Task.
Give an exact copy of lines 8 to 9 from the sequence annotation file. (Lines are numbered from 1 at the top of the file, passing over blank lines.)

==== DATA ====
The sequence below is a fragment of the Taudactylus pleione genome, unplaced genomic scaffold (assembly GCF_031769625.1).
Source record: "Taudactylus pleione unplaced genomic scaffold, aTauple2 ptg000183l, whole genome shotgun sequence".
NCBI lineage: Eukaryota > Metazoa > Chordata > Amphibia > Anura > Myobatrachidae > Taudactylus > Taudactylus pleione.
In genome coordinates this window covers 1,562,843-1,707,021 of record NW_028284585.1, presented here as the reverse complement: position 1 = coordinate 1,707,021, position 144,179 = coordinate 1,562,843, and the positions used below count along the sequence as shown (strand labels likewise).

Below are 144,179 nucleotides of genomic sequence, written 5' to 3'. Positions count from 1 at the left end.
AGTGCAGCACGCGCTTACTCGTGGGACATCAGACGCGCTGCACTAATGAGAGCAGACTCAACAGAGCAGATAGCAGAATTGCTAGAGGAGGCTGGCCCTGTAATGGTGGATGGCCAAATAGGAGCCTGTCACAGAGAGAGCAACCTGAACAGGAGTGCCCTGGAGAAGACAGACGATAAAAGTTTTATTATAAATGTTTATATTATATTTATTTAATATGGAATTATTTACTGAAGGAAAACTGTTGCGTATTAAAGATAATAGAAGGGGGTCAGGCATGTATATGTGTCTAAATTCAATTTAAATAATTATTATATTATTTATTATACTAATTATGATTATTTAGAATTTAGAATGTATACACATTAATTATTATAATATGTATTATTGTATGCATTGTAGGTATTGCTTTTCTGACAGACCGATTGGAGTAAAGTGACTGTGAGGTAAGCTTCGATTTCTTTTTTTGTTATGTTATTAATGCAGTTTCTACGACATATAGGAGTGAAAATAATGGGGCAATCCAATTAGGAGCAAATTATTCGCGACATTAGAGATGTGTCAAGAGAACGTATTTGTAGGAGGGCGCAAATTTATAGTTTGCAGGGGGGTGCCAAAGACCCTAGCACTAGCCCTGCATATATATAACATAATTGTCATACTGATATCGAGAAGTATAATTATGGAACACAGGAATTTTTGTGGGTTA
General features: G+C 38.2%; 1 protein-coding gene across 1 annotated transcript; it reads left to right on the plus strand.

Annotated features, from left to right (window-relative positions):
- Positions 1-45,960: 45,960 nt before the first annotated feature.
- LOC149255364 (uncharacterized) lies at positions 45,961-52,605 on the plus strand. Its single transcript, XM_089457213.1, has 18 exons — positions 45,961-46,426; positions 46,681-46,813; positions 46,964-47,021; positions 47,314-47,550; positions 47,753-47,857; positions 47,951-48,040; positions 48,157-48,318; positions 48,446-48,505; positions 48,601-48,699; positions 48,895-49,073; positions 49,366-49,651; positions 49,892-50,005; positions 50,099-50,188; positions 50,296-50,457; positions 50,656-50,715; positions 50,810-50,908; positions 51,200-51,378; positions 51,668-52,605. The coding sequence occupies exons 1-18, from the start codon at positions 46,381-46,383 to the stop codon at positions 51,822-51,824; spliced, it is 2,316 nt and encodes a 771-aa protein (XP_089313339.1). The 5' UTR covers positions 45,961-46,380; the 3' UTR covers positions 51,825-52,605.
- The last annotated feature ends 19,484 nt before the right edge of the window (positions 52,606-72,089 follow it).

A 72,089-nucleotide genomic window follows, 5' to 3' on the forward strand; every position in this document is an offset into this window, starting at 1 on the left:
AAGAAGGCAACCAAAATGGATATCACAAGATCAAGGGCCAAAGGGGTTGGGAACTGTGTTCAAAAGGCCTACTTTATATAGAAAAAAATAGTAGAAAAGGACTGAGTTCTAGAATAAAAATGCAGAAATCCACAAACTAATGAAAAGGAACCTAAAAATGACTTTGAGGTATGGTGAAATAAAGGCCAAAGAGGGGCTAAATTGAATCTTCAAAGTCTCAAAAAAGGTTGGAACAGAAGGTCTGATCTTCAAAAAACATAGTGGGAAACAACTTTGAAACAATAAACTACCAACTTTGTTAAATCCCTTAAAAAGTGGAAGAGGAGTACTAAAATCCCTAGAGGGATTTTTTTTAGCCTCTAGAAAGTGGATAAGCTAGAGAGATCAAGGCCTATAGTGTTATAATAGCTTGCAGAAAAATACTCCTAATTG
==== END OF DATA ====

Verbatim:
Annotated features, from left to right (window-relative positions):
- Positions 1-45,960: 45,960 nt before the first annotated feature.